Mr Americana, Overpasses News Desk
November 20th, 2017
NASA didn’t fail to deliver. In a stunning video, they illustrate the catastrophic hurricane season of 2017 that brought so much suffering and damage.
The 2017 hurricane season was extremely active, with devastating storms like Harvey, Irma, and Maria that plowed through the Caribbean and Gulf Coast.
But these storms didn’t just bring water and wind. They churned up huge quantities of sea salt, blew smoke from wildfires around the globe, and pulled in dust from the Sahara, which was washed into the oceans with the rain.
NASA satellites were tracking those tiny salt, smoke, and dust particles as they blew around the world throughout the hurricane season.
Researchers at NASA’s Goddard Space Flight Center were able to use supercomputers to turn that data into a stunning visualization that shows how winds moved particles through Earth’s atmosphere.
The bright blue salt whipped up by powerful cyclones is quite the sight. Also, watch how the smoke from wildfires in the Western US and Canada flies all the way across the Atlantic:
Getting a better understanding of how all these particles interact on a global scale will help us better understand how they affect weather.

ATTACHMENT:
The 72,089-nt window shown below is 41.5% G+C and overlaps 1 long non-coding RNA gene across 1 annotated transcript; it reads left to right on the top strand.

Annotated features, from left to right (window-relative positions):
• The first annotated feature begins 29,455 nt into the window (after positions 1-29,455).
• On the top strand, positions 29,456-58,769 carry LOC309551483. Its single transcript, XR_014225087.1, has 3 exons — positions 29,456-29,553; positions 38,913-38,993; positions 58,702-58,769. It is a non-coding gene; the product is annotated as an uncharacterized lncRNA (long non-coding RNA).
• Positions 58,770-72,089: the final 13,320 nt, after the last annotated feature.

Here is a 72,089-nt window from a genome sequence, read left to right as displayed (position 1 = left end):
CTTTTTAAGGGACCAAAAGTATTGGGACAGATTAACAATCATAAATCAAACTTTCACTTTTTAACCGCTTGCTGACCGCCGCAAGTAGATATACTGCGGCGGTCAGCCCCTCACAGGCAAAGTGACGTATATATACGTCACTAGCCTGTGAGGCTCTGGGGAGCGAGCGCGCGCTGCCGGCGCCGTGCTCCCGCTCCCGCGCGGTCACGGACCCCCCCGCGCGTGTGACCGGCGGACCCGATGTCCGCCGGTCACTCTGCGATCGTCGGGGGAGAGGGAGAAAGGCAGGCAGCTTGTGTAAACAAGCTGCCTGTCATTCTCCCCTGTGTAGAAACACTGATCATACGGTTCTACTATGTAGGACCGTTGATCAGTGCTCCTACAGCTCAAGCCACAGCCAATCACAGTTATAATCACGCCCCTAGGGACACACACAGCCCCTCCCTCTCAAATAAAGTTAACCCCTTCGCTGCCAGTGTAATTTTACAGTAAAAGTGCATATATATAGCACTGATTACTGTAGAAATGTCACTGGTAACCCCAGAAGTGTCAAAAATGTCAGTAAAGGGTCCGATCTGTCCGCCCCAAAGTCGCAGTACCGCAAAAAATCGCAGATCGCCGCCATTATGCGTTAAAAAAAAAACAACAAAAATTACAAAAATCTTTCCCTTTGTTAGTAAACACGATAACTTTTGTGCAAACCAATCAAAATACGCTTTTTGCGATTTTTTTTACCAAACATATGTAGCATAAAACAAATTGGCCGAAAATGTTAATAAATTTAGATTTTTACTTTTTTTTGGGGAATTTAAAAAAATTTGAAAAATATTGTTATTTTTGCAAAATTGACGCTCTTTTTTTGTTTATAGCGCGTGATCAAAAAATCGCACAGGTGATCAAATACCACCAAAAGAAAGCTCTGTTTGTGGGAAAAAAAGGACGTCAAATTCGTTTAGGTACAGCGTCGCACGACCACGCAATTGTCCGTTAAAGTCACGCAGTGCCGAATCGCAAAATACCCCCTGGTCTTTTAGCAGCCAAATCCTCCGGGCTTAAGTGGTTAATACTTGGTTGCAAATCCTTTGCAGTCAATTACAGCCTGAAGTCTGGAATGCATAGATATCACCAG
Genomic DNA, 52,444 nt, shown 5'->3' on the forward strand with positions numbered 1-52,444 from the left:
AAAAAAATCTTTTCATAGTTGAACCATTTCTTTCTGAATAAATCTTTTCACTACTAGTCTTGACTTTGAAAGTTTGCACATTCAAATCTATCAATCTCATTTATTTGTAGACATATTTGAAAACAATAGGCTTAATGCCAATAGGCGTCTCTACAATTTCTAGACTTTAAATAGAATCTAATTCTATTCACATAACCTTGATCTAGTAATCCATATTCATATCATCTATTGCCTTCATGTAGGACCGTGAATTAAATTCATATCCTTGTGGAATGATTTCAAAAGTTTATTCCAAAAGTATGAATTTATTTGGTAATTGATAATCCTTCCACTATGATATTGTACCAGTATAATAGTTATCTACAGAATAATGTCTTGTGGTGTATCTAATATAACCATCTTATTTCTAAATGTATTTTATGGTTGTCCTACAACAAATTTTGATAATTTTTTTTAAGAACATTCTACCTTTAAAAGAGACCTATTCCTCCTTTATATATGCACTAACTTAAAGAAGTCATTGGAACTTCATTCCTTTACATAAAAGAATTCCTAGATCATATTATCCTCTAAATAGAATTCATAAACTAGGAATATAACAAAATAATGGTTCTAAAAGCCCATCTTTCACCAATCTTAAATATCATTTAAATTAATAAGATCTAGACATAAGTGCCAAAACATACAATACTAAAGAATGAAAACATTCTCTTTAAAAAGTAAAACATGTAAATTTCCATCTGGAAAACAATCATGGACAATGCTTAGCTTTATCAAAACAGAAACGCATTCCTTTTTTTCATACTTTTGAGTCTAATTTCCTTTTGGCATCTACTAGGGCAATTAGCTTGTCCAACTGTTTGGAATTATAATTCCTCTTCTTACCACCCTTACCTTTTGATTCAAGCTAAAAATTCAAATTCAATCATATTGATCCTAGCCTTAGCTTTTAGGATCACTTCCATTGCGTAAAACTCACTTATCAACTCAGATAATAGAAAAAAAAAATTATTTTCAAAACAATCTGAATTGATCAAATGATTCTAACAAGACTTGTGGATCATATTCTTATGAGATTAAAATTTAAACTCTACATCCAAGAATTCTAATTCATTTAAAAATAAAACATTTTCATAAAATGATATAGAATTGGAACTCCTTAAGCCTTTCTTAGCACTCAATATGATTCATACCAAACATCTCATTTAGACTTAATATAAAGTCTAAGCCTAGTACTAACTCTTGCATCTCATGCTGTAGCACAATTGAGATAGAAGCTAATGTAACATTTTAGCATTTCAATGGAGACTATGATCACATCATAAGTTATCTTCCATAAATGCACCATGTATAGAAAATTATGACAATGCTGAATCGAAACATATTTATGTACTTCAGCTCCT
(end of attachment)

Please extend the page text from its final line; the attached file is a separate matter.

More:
National Geographic reports that by the beginning of September, just as Harvey dissipates, Irma forms off the western coast of Africa. The bright blue concentration of salt clustered at its center mixes with the tan dust aerosols from the Sahara Desert.
While not directly impacting this season’s hurricanes, smoke from the northwestern U.S.’s devastating wildfires can simultaneously be seen spreading fully across the Atlantic Ocean.
By the end of September, Hurricanes Maria and Jose also spiral into formation.
The final hurricane shown in the simulation is Ophelia, which formed in the eastern Atlantic and followed an uncommon northeastern trajectory. The storm made headlines after it spread Saharan Desert dust over western Europe, creating red “Martian” skies over London. The visualization shows how Ophelia traps the dust in its path and whips it toward the north.
Understanding how particles impact hurricanes gives scientists a fuller picture of how these storms move and grow. Additionally, it shows how aerosols can be spread thousands of miles by atmospheric changes other than hurricanes.
The unique atmospheric conditions hurricanes require to form in the first place are pretty well known. Their energy is powered by warm seawater over 80 degrees Fahrenheit and sustained when wind shear is low. La Niña and El Niño weather patterns, which influence ocean temperature, can impact the severity of a hurricane season. Those cyclical phenomena largely impact Pacific Ocean currents, but understanding atmospheric cause-and-effect could help scientists predict changes in other regions of the world.
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